Review: Soulo converts iPad into karaoke machine

Feb 08, 2012 By ALEX VEIGA , AP Business Writer
This product image provided by First Act, Inc., shows the Soulo Digital Wireless Mic and App, a consumer electronics product that turns an iPad into a karaoke machine. (AP Photo/First Act, Inc.)

Karaoke lovers typically fall into two categories: Those who enjoy it, and those whose arms have to be twisted to get up and sing in public.

Enter Soulo, a software and microphone kit that can turn an iPad or other Apple device into a karaoke machine. It gives you instant karaoke in the privacy of your own home, or wherever you carry your Apple gadgets.

That's the idea, anyway.

In practical terms, the quality of the karaoke experience depends largely on the kind of sound system you pipe Soulo through.

The software app does a great job of emulating the sing-along video animation typically found in a commercial karaoke machine. It also offers a good selection of songs.

But I wasn't thrilled by the sound quality I got from the Soulo microphone. That dampened an otherwise entertaining way to use an iPad.

In particular, I like how the Soulo-iPad combo makes it a snap to record audio and video of a performance and then post clips - not full songs - on YouTube, and elsewhere.

Soulo is available with a digital wireless microphone, which retails for $99, or with a wired microphone, which sells for $69. Songs cost extra after the first handful. I tested the wireless version, which comes with a receiver that plugs into the iPad dock and syncs with the microphone.

The karaoke app and microphones are compatible with iPads, iPhones and the . Audio output options include listening through headphones or other speaker systems via the devices' stereo jack. The wireless receiver also can connect to a TV.

Transforming the iPad into a karaoke machine is easy. You download the free Soulo app from the and register the software.

Soulo comes with a few songs and a code to download 10 karaoke tracks for free. You can purchase and download more songs for 99 cents each. The Soulo store has hundreds of tracks, including versions of songs by Diana Ross, Tobey Keith, Prince, Cyndi Lauper, Maroon 5 and The Who. First Act Inc., which makes Soulo, continually makes more songs available.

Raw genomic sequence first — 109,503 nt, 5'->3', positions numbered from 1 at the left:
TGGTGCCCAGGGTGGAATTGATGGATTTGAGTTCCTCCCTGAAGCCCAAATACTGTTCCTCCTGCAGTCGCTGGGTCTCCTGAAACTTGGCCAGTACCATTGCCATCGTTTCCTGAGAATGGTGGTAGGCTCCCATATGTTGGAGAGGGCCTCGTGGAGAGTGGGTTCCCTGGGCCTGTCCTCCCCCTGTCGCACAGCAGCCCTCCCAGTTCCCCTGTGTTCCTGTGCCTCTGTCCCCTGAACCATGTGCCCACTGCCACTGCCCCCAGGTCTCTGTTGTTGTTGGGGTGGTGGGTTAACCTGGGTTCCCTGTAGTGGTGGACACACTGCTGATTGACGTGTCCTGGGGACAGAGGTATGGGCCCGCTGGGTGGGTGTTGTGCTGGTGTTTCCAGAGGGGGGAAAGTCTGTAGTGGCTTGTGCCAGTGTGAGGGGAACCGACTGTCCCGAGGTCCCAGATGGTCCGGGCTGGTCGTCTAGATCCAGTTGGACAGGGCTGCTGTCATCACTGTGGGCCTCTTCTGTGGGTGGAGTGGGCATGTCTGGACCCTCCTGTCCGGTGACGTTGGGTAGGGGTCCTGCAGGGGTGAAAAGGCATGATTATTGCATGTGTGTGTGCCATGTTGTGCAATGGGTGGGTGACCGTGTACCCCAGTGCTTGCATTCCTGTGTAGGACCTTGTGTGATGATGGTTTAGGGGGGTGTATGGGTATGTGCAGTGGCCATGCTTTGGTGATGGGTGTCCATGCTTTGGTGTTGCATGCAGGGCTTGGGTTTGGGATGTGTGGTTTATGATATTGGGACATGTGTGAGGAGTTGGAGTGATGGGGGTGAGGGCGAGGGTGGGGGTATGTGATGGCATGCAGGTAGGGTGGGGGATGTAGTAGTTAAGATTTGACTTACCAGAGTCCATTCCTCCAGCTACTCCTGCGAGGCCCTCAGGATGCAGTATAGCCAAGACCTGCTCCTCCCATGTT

You can also sing to songs you have on iTunes, thanks to a Soulo sound feature that lets you suppress a tune's vocal track. This works better with some songs than others. But only songs purchased from Soulo's store come with lyrics.

As a more-than-casual karaoke fan, I enjoyed the Soulo app features and the no-fuss interface for downloading tracks and recording performances.

And when I tried it with some friends, we had a good time picking through the bevy of tracks for songs to sing. The ability to just pass around the iPad made this particularly easy.

We recorded video of a few performances, though they shall stay locked in a digital vault. We also tweaked settings on the app to add echo and alter the pitch on our vocals. The features mostly distorted our voices, which was good for laughs, but that's about it.

Although we had a fun time, I remain disappointed with the sound quality.

That may seem contradictory, given that we're talking about karaoke.

Saunter into any karaoke bar and even the skilled singers can sound less than stellar crooning over dinky synth versions of songs that barely resemble the original recordings.

But just because bad singing often is synonymous with karaoke that doesn't mean the shouldn't be good enough for the butchered vocals to be clearly audible.

I've used home karaoke machines in the past, and they packed enough sound for both the karaoke track and the singer's vocals to be heard clearly.

I tested Soulo on a couple of different iPads, using stereo headphones, the iPad speaker and an Altec Lansing desktop PC sound system with a subwoofer.

For best results, I recommend using an external stereo speaker system with Soulo, rather than the speakers built into the iPad and other Apple devices.

Using just the iPad speakers at full volume in a living room made it difficult to hear the music over the singing. I found I had to sing at lower volume to compensate, which doesn't work so well when you dial up a song such as The Animals' "House Of The Rising Sun."

It took plugging the iPad into the PC stereo speakers to get the loud enough to sing along at full volume. But then the microphone didn't seem to pick up vocals very well.

I could be heard over the music, but only because I was singing in a room, not a crowded bar.

Singing very close to the microphone got a stronger pickup, but that also led to some distortions in the sound.

For those looking for better sound performance overall, it's possible to use another microphone with the Soulo app, though I did not test such a setup.

Another option may be a microphone with enhanced audio that Soulo's manufacturer is due to release later in the year.

Soulo works as a novelty add-on for the . That may be good enough for casual wannabe-singers, but anyone looking for more than the occasional amusement may be disappointed.

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